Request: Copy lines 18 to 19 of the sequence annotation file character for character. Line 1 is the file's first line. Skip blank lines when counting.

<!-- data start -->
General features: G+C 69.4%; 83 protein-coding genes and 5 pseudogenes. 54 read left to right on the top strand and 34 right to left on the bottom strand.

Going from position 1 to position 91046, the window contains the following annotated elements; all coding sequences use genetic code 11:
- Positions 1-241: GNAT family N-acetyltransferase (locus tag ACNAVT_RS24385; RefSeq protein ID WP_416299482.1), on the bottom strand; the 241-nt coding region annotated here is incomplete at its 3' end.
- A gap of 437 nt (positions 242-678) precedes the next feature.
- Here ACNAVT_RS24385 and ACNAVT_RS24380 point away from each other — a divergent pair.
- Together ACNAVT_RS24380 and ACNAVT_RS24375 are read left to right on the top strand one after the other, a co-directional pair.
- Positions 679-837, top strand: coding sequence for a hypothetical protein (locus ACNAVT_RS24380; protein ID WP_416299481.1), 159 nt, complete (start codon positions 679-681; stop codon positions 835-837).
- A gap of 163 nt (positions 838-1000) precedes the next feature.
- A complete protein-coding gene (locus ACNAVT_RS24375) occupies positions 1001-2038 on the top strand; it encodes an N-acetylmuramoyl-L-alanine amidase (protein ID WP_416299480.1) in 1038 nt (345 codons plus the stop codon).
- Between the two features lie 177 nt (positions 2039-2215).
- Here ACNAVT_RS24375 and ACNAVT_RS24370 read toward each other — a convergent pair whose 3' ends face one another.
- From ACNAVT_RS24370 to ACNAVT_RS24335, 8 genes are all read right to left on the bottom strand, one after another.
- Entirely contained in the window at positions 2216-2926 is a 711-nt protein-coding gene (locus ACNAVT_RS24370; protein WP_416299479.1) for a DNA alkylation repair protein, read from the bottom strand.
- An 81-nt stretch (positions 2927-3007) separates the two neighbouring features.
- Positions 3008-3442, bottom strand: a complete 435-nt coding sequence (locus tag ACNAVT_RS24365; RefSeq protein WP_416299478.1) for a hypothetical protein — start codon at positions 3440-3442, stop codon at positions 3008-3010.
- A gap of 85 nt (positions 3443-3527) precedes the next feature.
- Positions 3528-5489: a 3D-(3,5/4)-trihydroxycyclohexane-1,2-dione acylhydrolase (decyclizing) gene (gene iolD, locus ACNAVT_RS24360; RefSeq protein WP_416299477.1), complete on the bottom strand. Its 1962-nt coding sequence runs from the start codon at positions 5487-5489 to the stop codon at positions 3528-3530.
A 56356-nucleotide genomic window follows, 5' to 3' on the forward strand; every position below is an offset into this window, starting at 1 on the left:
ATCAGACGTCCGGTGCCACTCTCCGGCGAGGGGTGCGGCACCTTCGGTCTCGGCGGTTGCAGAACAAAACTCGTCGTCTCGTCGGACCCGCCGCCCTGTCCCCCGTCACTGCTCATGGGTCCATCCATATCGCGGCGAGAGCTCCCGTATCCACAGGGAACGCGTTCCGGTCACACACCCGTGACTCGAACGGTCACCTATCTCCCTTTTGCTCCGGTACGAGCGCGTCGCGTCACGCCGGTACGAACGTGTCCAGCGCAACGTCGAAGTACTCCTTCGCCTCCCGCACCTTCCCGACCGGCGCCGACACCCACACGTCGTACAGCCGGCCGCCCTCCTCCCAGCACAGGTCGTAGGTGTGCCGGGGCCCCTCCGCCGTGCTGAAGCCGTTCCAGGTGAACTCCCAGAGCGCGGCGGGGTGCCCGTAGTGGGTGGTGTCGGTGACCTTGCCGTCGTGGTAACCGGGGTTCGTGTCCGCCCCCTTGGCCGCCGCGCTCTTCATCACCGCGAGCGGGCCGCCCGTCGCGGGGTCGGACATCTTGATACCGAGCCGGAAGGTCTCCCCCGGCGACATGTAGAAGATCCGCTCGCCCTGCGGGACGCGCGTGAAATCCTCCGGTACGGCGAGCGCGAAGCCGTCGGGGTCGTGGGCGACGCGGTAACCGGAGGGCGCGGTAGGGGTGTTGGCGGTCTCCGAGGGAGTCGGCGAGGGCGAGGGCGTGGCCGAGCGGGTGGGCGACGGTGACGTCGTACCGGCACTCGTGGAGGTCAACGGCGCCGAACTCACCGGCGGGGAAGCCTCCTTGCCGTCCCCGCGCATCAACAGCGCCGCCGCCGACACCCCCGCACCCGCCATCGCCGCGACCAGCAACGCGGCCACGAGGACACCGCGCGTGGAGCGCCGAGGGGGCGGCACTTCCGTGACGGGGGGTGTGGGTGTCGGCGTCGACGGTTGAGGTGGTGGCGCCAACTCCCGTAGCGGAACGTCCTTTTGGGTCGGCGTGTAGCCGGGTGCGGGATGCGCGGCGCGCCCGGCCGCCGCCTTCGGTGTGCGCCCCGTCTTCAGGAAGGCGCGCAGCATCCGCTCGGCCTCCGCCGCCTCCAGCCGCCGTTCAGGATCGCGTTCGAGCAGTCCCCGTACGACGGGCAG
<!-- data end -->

A 56356-nucleotide genomic window follows, 5' to 3' on the forward strand; every position below is an offset into this window, starting at 1 on the left:
ATCAGACGTCCGGTGCCACTCTCCGGCGAGGGGTGCGGCACCTTCGGTCTCGGCGGTTGCAGAACAAAACTCGTCGTCTCGTCGGACCCGCCGCCCTGTCCCCCGTCACTGCTCATGGGTCCATCCATATCGCGGCGAGAGCTCCCGTATCCACAGGGAACGCGTTCCGGTCACACACCCGTGACTCGAACGGTCACCTATCTCCCTTTTGCTCCGGTACGAGCGCGTCGCGTCACGCCGGTACGAACGTGTCCAGCGCAACGTCGAAGTACTCCTTCGCCTCCCGCACCTTCCCGACCGGCGCCGACACCCACACGTCGTACAGCCGGCCGCCCTCCTCCCAGCACAGGTCGTAGGTGTGCCGGGGCCCCTCCGCCGTGCTGAAGCCGTTCCAGGTGAACTCCCAGAGCGCGGCGGGGTGCCCGTAGTGGGTGGTGTCGGTGACCTTGCCGTCGTGGTAACCGGGGTTCGTGTCCGCCCCCTTGGCCGCCGCGCTCTTCATCACCGCGAGCGGGCCGCCCGTCGCGGGGTCGGACATCTTGATACCGAGCCGGAAGGTCTCCCCCGGCGACATGTAGAAGATCCGCTCGCCCTGCGGGACGCGCGTGAAATCCTCCGGTACGGCGAGCGCGAAGCCGTCGGGGTCGTGGGCGACGCGGTAACCGGAGGGCGCGGTAGGGGTGTTGGCGGTCTCCGAGGGAGTCGGCGAGGGCGAGGGCGTGGCCGAGCGGGTGGGCGACGGTGACGTCGTACCGGCACTCGTGGAGGTCAACGGCGCCGAACTCACCGGCGGGGAAGCCTCCTTGCCGTCCCCGCGCATCAACAGCGCCGCCGCCGACACCCCCGCACCCGCCATCGCCGCGACCAGCAACGCGGCCACGAGGACACCGCGCGTGGAGCGCCGAGGGGGCGGCACTTCCGTGACGGGGGGTGTGGGTGTCGGCGTCGACGGTTGAGGTGGTGGCGCCAACTCCCGTAGCGGAACGTCCTTTTGGGTCGGCGTGTAGCCGGGTGCGGGATGCGCGGCGCGCCCGGCCGCCGCCTTCGGTGTGCGCCCCGTCTTCAGGAAGGCGCGCAGCATCCGCTCGGCCTCCGCCGCCTCCAGCCGCCGTTCAGGATCGCGTTCGAGCAGTCCCCGTACGACGGGCAG